Directions 2031 structured the Perth and Peel Region (better called Greater Perth) into six-subregions and, further developing the network city concept, identified a seven-level hierarchy of “activity spaces”:

Perth central area
(The City of Perth)
Primary centres
(e.g. Rockingham)
Strategic centres
(divided into cities, special centres and industrial centres)
Regional centres
District centres
(divided into town and industrial centres)
Neighbourhood centres
Local centres

Of these seven levels, the overwhelming majority are to be found in the Central sub-region, clustered around what it calls the “Perth central area” which presumably means the City of Perth.

In this light, the notable absence of any direct reference to the City of Perth in either the CCPF or the Directions 2031 reports seems, to say the least, decidedly odd when the entire Perth – Peel metropolitan region (Greater Perth) revolves and is structured around the City of Perth. Why this should be so is not explained, but neither of the above two reports, despite a diligent search, contain or use the words “City of Perth.”

The failures of the Capital City Planning Framework report

Although the Capital City Framework report contains much useful information and many good ideas, it fails to advance its central proposition, implicit in its title, that what it consistently refers to as “Central Perth” is the capital city. Indeed, in reading this report one begins to wonder whether the report has in mind the amalgamation of all the local authorities within the boundaries of the 144 hectare “frame.” A similar “frame” is also depicted in the City of Perth’s planning report a vision for Perth: an urban design framework. Published in 2010, the year before the WAPC capital city report, the city’s vision makes 25 references Perth as the capital city most importantly in the following words:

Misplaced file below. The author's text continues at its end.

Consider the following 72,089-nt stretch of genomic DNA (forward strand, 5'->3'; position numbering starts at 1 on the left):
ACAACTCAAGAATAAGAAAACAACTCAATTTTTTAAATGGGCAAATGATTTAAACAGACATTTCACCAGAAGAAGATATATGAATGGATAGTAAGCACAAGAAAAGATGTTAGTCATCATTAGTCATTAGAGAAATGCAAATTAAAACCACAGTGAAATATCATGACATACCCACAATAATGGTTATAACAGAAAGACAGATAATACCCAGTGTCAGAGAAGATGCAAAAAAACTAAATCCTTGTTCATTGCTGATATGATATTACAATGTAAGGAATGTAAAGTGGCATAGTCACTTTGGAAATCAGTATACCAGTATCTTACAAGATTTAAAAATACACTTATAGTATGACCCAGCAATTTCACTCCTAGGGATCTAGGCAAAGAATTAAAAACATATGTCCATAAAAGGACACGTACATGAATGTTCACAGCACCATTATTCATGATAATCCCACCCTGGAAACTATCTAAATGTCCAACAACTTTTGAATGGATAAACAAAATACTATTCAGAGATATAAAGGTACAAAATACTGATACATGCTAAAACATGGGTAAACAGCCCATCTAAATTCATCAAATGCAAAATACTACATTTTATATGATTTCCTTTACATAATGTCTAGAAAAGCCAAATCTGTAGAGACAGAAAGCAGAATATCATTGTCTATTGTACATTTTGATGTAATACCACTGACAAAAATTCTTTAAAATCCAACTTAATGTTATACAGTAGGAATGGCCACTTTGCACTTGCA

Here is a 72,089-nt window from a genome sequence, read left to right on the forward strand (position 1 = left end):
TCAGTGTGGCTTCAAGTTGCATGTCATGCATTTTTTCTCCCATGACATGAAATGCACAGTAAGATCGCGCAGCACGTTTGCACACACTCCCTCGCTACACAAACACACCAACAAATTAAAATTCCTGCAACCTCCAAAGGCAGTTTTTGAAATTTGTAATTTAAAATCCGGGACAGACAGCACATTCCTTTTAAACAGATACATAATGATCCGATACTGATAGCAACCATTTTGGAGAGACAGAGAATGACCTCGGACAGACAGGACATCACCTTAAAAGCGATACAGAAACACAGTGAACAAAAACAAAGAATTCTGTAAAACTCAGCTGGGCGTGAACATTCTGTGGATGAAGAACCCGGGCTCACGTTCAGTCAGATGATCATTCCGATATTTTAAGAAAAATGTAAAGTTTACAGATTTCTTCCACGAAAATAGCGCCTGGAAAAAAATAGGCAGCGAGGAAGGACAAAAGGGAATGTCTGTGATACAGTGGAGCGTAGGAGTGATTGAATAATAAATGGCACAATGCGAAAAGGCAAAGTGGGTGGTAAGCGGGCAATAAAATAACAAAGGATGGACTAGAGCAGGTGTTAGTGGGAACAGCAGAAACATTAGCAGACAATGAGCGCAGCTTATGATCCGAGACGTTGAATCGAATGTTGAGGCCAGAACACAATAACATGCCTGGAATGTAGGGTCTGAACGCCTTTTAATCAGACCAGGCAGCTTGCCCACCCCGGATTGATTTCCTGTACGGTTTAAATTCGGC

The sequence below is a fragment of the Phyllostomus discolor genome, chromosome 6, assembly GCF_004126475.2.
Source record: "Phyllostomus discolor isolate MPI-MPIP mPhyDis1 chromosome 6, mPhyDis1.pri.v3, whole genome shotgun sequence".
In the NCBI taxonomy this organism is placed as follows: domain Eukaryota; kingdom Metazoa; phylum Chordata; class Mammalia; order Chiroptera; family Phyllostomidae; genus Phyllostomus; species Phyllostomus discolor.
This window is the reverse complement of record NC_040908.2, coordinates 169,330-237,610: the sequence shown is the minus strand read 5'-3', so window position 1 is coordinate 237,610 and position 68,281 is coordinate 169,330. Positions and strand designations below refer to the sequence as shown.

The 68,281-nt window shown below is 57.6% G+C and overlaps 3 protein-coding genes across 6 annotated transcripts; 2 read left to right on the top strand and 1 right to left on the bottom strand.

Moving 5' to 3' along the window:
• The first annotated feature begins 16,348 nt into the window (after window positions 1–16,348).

As the capital city of Western Australia and its centre of commerce and government, the City of Perth Council will have: • Effective working relationships with neighbouring local governments, State and Federal governments • Expanded to include neighbouring precincts to make the City of Perth more effective (p. 21 Emphasis added)

The emphasised words in this quotation seem to confirm the impression that amalgamation with a view to recreating a thoroughly discredited system of city government is a possibility.

Since it is central to our commentary that the City of Perth’s boundaries as established in 1993 are co-terminus what CityVision believes should regarded as the State Capital City of Western Australia, and defined by a prospective special act of parliament, then both reports fail to understand that capital cities are in fact creatures unto themselves. As this fundamental point will be taken up later in this commentary, it suffices to say here that the Directions 2031 seven rank central space hierarchy needs to be capped by an eighth level: the Capital City.[4] In this regard, one need only compare and contrast Canada with the United States of America. In Canada, with the exception of Quebec, provincial (state) capitals are all in the largest cities; whereas in the United States, only 17 of 50 states have their capital cities in the most populous city. The data also reveals, especially for those capitals which are not the state’s largest populated areas, how important government is as a driving force in population growth: only seven state capitals still without a surrounding metropolitan region.